Reviewed by James Karas
If you think a program titled The History of Greek Song – Part II is some boring lecture for students of culture, you could not be more wrong. It was in fact a highly entertaining (and informative, if you will) concert at the Greek Community’s Polymenakio Centre on March 1, 2020.
The performers are part of ChiJazz, a band of eight talented musicians and singers all of who are “amateurs” if only because they have other professions. I go to the original meaning of the word amateur which denotes love for what one does accompanied by great ability.
I hazard to state that the soul of the group is Athina Malli who plays percussion and baglama but above all sings. She has a strong, mellifluous voice that when she lets go overwhelms the musicians and captivates the listeners. She is a total performer who throws her arms up in the air, gestures triumphantly and establishes direct contact with the audience and has them sing along or wave their bodies in unison. They are in the palm of her hand.
Yiorgos Sountoulidis sings solo or accompanies her on a guitar. He has a fine, light tenor voice and gives a superb performance. I will mention the other musicians who make up the band. Yorgos Vasileiou plays bass guitar, Fotis Mihalarias plays drums, Rania Babassi plays flute and percussion, Dimitris Petsalakis is on bouzouki, lyre and guitar. Petros Pehlivanoglou plays bouzouki with Sophia Smyrnioudi on keyboard as well as singing. They are all capable not only of playing well but energizing the audience. Major achievement.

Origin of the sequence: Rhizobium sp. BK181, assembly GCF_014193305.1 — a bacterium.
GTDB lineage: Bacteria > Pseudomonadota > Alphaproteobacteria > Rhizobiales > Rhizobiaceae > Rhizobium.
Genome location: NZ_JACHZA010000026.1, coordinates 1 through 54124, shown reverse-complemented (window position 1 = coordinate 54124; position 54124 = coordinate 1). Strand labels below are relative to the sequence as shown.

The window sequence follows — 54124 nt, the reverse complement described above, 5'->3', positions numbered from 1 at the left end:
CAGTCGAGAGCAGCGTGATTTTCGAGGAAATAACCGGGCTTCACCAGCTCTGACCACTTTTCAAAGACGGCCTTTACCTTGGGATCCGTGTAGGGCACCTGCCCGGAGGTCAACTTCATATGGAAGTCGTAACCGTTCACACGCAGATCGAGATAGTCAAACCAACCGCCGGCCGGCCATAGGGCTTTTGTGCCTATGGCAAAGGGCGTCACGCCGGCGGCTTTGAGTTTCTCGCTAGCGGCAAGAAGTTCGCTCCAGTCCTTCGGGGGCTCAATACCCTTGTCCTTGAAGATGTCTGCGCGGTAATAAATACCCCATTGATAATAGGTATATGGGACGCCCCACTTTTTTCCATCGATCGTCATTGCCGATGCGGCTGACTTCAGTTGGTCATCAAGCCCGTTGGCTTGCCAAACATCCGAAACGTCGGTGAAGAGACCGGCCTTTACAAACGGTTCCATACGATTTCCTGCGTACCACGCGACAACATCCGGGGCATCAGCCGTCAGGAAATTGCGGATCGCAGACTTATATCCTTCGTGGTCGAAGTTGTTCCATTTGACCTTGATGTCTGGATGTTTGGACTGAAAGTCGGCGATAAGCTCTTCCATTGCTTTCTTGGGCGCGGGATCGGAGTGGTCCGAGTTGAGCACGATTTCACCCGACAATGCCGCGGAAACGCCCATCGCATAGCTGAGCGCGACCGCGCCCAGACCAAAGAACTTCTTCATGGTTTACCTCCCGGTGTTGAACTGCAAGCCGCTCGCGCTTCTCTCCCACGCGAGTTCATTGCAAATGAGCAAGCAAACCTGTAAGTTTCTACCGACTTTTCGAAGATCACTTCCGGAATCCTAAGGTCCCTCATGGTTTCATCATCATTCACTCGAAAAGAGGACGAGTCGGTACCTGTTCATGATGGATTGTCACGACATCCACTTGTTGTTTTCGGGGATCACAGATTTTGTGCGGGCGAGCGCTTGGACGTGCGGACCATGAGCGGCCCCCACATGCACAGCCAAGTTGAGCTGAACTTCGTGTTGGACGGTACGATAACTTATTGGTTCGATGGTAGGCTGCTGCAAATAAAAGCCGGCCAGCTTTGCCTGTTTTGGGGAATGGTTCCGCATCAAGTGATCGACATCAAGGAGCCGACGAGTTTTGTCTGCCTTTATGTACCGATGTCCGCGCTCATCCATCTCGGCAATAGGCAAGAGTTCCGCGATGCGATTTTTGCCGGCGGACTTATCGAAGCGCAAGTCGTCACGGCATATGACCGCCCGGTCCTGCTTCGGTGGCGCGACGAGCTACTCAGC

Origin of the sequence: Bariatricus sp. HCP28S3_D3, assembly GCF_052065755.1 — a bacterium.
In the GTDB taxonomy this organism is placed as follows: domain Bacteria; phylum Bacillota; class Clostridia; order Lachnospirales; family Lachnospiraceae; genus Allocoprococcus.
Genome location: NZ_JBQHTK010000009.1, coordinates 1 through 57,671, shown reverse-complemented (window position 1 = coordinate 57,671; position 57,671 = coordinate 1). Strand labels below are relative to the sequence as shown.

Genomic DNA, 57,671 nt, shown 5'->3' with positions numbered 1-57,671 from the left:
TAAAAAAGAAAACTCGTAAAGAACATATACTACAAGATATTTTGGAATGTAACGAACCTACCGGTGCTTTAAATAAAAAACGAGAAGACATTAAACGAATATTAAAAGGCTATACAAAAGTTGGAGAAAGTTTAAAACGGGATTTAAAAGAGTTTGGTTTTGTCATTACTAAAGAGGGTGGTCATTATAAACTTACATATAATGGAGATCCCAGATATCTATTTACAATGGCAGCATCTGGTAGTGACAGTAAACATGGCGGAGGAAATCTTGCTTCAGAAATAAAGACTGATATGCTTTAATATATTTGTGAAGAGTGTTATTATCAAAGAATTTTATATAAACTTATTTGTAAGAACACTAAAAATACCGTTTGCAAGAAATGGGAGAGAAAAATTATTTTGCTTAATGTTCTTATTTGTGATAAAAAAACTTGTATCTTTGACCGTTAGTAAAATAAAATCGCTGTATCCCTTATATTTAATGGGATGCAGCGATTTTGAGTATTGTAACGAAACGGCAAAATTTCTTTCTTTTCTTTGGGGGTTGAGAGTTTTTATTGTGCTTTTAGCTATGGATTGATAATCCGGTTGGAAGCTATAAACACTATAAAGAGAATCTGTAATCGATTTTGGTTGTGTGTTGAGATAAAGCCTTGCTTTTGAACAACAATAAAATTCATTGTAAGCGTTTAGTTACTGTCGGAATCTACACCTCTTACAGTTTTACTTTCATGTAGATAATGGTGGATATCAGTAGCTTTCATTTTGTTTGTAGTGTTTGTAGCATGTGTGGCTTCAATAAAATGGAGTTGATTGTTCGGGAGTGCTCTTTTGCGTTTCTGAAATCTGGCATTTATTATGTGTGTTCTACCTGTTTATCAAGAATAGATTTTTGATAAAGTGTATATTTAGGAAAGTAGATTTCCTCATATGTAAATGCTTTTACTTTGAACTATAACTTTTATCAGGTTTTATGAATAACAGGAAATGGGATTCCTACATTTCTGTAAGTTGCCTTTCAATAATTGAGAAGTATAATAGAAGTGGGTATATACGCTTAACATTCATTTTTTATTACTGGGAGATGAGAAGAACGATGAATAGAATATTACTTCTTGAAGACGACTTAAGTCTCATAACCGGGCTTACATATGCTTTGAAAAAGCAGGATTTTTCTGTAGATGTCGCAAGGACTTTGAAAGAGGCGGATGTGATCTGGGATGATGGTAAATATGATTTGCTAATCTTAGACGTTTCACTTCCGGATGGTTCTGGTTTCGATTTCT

Yiannis Dimitriou, Katerina Tsekarea and Irene Stubos were the well-rehearsed MCs who provided context to the story of Greek song. Irene Stubos and Rania Babassi are the artistic directors and driving force behind the event. Sine qua non.
The wide ranging program started with art and popular (laika) songs by the likes of Stavros Xarhakos (Mana mou Ellas), Yiannis Markopoulos (Auton ton kosmo ton kalo) and Manos Loizos (O Dromos). It continues with “heavy” popular songs by Akis Panou (Gia koita me sta matia) and the iconic singer Stelios Kazantzidis. This was followed by songs classified as “light popular (elafrlolaika) by Mimis Plessas (An a’arnitho agape mou).
Greek songs of the 1960s came under the influence of rock and the French New Wave and groups like the Olympians and Charms sprang up singing Greek songs influenced by pop rock. Representatives of the era are composers like .Yiannis Spanos (Aspra karavia), Arleta (Mia for a thymamai m’agapouses) and Yiannis Argyris (Ela mazi mou).
They continued with songs from the 1970’s and 1980’s from composers such as Kostas Chatzis (Aeroplano), Loukianos Kalaidonis (Mikros Iroas) and Dionysis Savopoulos (Zebekiko). This is only a partial list of the songs that they performed, some in the entirety and parts of others.
The Greek community at times feels like a cultural desert. If so, then there are numerous oases springing up across the sand. The crisis in Greece of the past decade drove some of its best children away. The Hellenic diaspora is the beneficiary of that exodus as it was in the 1960s when the military junta had the same effect. Most of the members of ChiJazz are highly educated, newcomers to Canada.
The Polymenakio Centre was full to capacity. It felt like the “old” immigrants were welcoming the “newcomers” and enjoying a major component of Greek culture.
The History of Greek Song – Pert II organized by Pronia of The Greek Community of Toronto was presented on March 1, 2020 at The Greek Community of Toronto.